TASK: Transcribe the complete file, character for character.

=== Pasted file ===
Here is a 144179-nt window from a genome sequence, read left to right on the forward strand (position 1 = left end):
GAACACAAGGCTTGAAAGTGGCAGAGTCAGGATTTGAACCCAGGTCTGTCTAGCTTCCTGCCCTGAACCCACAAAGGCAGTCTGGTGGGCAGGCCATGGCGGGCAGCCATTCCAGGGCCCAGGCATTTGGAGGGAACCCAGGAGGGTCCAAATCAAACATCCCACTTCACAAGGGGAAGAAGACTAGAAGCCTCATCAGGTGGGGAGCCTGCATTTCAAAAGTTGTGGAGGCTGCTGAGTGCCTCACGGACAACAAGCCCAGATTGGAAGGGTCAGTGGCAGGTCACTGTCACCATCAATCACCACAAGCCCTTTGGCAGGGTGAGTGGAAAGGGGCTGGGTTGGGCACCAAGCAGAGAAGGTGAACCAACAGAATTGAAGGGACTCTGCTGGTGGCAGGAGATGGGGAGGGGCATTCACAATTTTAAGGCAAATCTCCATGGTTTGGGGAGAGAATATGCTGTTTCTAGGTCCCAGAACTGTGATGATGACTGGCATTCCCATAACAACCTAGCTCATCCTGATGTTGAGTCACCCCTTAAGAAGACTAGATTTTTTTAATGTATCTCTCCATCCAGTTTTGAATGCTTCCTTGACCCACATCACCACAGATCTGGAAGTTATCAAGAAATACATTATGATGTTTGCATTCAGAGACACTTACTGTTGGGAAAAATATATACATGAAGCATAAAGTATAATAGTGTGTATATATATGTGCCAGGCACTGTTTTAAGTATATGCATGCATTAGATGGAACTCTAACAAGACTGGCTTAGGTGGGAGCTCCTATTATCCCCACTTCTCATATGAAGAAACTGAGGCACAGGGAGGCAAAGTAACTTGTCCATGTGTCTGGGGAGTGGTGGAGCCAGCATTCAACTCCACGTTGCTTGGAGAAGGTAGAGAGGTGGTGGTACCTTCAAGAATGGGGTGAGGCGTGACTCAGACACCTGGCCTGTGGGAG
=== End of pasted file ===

Here is a 144179-nt window from a genome sequence, read left to right on the forward strand (position 1 = left end):
GAACACAAGGCTTGAAAGTGGCAGAGTCAGGATTTGAACCCAGGTCTGTCTAGCTTCCTGCCCTGAACCCACAAAGGCAGTCTGGTGGGCAGGCCATGGCGGGCAGCCATTCCAGGGCCCAGGCATTTGGAGGGAACCCAGGAGGGTCCAAATCAAACATCCCACTTCACAAGGGGAAGAAGACTAGAAGCCTCATCAGGTGGGGAGCCTGCATTTCAAAAGTTGTGGAGGCTGCTGAGTGCCTCACGGACAACAAGCCCAGATTGGAAGGGTCAGTGGCAGGTCACTGTCACCATCAATCACCACAAGCCCTTTGGCAGGGTGAGTGGAAAGGGGCTGGGTTGGGCACCAAGCAGAGAAGGTGAACCAACAGAATTGAAGGGACTCTGCTGGTGGCAGGAGATGGGGAGGGGCATTCACAATTTTAAGGCAAATCTCCATGGTTTGGGGAGAGAATATGCTGTTTCTAGGTCCCAGAACTGTGATGATGACTGGCATTCCCATAACAACCTAGCTCATCCTGATGTTGAGTCACCCCTTAAGAAGACTAGATTTTTTTAATGTATCTCTCCATCCAGTTTTGAATGCTTCCTTGACCCACATCACCACAGATCTGGAAGTTATCAAGAAATACATTATGATGTTTGCATTCAGAGACACTTACTGTTGGGAAAAATATATACATGAAGCATAAAGTATAATAGTGTGTATATATATGTGCCAGGCACTGTTTTAAGTATATGCATGCATTAGATGGAACTCTAACAAGACTGGCTTAGGTGGGAGCTCCTATTATCCCCACTTCTCATATGAAGAAACTGAGGCACAGGGAGGCAAAGTAACTTGTCCATGTGTCTGGGGAGTGGTGGAGCCAGCATTCAACTCCACGTTGCTTGGAGAAGGTAGAGAGGTGGTGGTACCTTCAAGAATGGGGTGAGGCGTGACTCAGACACCTGGCCTGTGGGAG